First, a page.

I would like to publicly thank Mr. Gelfond for his concern for religious freedom and kavod shamayim as shown in his letter “The Battle for Religious Freedom” (December 31, 2020) regarding the worrying group “Secular Democrats of America.”
I would also like to thank Mr. Gelfond for clarifying (in private conversation) one of the matters mentioned in his letter. In the letter, he mentioned that this group seeks the “appointing of non-religious individuals to religious organizations.” When I read this, I envisioned the appointment of those who do not share our beliefs and values to positions of power in our shuls and yeshivahs where they could do significant damage; even if they did not have significant power at first, they could (following the example both of political anti-Semites throughout history and of bureaucrats seeking more power and authority) lie to the government in order to achieve their goals. However, upon reading the blueprint to which he refers, I found nothing of the sort, so I contacted him via The Jewish Link, and he helpfully clarified that he was referring to the SDA’s goal of appointing non-religious individuals to interfaith organizations (a less dangerous prospect, as such organizations already contain those who do not share our beliefs and values). Thus, while such concerns (of individuals who do not share our beliefs having undue power in our organizations and causing harm thereby) is a very real issue in other contexts, it is not part of the SDA’s agenda, or at least is not a part that they feel bold enough to try to advocate. Mr. Gelfond furthermore had the wisdom to recognize, after my inquiry, how his phrasing may have been misleading, and the intellectual integrity to thank me for pointing it out, and I would like to commend him greatly for this as well (though this trait of welcoming correction has already been commended by those far greater than myself, namely Shlomo Hamelech and Chazal).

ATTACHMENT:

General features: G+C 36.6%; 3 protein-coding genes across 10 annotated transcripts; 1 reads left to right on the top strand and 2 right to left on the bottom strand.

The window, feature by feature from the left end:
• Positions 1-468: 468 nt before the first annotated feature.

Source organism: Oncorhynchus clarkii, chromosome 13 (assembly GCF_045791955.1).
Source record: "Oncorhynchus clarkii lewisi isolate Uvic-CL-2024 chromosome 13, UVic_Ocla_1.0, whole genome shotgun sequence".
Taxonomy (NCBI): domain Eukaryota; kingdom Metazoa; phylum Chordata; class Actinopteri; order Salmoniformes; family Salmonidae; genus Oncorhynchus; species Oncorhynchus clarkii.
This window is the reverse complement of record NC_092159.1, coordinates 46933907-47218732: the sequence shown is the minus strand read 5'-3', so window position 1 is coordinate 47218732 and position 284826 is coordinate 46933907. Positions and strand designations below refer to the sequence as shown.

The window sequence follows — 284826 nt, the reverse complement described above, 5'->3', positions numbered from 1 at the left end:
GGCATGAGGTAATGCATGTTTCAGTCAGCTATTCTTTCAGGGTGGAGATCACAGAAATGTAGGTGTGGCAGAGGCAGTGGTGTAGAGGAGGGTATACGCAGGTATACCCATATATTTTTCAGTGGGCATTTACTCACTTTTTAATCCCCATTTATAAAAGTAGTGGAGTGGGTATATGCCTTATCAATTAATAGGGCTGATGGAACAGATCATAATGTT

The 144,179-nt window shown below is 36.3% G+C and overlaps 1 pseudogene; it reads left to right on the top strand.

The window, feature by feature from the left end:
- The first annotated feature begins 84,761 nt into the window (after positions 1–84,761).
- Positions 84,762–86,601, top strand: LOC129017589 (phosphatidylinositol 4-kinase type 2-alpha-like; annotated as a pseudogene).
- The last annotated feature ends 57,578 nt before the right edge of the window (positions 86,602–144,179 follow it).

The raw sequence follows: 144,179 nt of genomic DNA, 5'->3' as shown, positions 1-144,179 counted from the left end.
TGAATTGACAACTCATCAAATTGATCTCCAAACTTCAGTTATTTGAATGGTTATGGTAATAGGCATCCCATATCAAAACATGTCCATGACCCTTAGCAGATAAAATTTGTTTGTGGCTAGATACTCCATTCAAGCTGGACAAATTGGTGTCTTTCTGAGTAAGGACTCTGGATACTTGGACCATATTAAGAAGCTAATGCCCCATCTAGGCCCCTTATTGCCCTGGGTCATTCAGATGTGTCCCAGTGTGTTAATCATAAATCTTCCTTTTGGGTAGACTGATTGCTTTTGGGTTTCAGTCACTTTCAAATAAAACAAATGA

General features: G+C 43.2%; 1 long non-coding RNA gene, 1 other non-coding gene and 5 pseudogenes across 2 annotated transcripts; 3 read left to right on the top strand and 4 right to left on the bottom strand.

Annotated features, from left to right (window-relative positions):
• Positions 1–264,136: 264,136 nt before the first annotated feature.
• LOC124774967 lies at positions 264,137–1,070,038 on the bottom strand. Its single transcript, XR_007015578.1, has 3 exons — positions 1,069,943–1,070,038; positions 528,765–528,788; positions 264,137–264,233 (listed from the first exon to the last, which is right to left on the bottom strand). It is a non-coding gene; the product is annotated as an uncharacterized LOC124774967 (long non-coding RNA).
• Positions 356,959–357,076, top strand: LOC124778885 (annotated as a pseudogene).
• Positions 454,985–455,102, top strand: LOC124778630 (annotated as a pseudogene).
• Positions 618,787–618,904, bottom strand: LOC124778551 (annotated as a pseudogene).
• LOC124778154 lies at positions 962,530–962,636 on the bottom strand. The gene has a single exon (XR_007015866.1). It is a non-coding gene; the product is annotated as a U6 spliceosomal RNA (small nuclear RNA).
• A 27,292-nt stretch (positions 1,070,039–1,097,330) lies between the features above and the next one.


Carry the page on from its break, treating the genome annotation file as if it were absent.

I would also like to add one point to the issues mentioned in the letter. While not as overt in the blueprint, the website of the Secular Democrats of America clearly states, as the first element of their “Key Issues” page, that they oppose vouchers and all voucher-like schemes; this presumably includes not only schemes that would allow federal funding to be used to teach religion (a matter on which they likely have a valid point), but also schemes designed to level the playing field and offset the cost of needing to pay taxes to support public schools and then pay again for tuition for schools that are suitable for our children. This issue, if nothing else, puts the lie to their supposed concern (as indicated in their blueprint) for religious minorities, as it is such minorities (including our own community) that have the most need for these sorts of vouchers.Yitzhak Kornbluth